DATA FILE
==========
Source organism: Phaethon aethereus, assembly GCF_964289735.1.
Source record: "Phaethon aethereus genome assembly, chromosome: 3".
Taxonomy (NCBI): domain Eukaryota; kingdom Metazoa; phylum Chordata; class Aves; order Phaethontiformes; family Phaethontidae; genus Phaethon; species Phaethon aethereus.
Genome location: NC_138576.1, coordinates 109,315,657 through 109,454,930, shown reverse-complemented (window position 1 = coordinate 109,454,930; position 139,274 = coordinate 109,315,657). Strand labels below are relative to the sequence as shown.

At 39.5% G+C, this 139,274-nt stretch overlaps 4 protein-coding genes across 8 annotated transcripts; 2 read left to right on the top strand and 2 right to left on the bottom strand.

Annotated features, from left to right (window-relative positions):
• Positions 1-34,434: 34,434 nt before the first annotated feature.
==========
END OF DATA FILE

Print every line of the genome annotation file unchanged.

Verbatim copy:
Source organism: Phaethon aethereus, assembly GCF_964289735.1.
Source record: "Phaethon aethereus genome assembly, chromosome: 3".
Taxonomy (NCBI): domain Eukaryota; kingdom Metazoa; phylum Chordata; class Aves; order Phaethontiformes; family Phaethontidae; genus Phaethon; species Phaethon aethereus.
Genome location: NC_138576.1, coordinates 109,315,657 through 109,454,930, shown reverse-complemented (window position 1 = coordinate 109,454,930; position 139,274 = coordinate 109,315,657). Strand labels below are relative to the sequence as shown.

At 39.5% G+C, this 139,274-nt stretch overlaps 4 protein-coding genes across 8 annotated transcripts; 2 read left to right on the top strand and 2 right to left on the bottom strand.

Annotated features, from left to right (window-relative positions):
• Positions 1-34,434: 34,434 nt before the first annotated feature.